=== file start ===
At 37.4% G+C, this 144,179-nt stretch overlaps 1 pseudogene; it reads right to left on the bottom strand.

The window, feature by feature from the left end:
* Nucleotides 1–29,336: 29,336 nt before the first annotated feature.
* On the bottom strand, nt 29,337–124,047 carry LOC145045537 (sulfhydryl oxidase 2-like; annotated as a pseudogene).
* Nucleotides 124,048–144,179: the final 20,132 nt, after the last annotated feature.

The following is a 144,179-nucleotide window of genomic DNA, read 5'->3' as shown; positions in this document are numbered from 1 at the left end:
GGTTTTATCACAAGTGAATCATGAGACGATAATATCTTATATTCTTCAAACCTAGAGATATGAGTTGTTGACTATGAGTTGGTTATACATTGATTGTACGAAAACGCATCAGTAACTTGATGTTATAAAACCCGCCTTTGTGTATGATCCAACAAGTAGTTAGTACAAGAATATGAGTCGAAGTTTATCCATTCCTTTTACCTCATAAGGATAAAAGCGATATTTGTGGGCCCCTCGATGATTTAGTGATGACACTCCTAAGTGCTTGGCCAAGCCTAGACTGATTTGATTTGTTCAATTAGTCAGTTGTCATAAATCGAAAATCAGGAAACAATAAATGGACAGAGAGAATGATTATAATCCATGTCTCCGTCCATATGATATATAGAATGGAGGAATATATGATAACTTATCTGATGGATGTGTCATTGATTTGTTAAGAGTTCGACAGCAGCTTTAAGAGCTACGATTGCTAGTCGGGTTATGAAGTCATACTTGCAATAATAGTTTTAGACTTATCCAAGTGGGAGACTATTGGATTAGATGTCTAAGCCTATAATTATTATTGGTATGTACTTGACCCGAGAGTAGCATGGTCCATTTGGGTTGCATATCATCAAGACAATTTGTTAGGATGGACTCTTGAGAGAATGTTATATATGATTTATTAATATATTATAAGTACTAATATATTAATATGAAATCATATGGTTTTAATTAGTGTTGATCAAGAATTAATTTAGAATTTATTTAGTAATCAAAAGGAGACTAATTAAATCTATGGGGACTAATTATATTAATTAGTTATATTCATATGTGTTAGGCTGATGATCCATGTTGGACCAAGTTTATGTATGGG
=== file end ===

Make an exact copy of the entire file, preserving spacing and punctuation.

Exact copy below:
At 37.4% G+C, this 144,179-nt stretch overlaps 1 pseudogene; it reads right to left on the bottom strand.

The window, feature by feature from the left end:
* Nucleotides 1–29,336: 29,336 nt before the first annotated feature.
* On the bottom strand, nt 29,337–124,047 carry LOC145045537 (sulfhydryl oxidase 2-like; annotated as a pseudogene).
* Nucleotides 124,048–144,179: the final 20,132 nt, after the last annotated feature.

The following is a 144,179-nucleotide window of genomic DNA, read 5'->3' as shown; positions in this document are numbered from 1 at the left end:
GGTTTTATCACAAGTGAATCATGAGACGATAATATCTTATATTCTTCAAACCTAGAGATATGAGTTGTTGACTATGAGTTGGTTATACATTGATTGTACGAAAACGCATCAGTAACTTGATGTTATAAAACCCGCCTTTGTGTATGATCCAACAAGTAGTTAGTACAAGAATATGAGTCGAAGTTTATCCATTCCTTTTACCTCATAAGGATAAAAGCGATATTTGTGGGCCCCTCGATGATTTAGTGATGACACTCCTAAGTGCTTGGCCAAGCCTAGACTGATTTGATTTGTTCAATTAGTCAGTTGTCATAAATCGAAAATCAGGAAACAATAAATGGACAGAGAGAATGATTATAATCCATGTCTCCGTCCATATGATATATAGAATGGAGGAATATATGATAACTTATCTGATGGATGTGTCATTGATTTGTTAAGAGTTCGACAGCAGCTTTAAGAGCTACGATTGCTAGTCGGGTTATGAAGTCATACTTGCAATAATAGTTTTAGACTTATCCAAGTGGGAGACTATTGGATTAGATGTCTAAGCCTATAATTATTATTGGTATGTACTTGACCCGAGAGTAGCATGGTCCATTTGGGTTGCATATCATCAAGACAATTTGTTAGGATGGACTCTTGAGAGAATGTTATATATGATTTATTAATATATTATAAGTACTAATATATTAATATGAAATCATATGGTTTTAATTAGTGTTGATCAAGAATTAATTTAGAATTTATTTAGTAATCAAAAGGAGACTAATTAAATCTATGGGGACTAATTATATTAATTAGTTATATTCATATGTGTTAGGCTGATGATCCATGTTGGACCAAGTTTATGTATGGG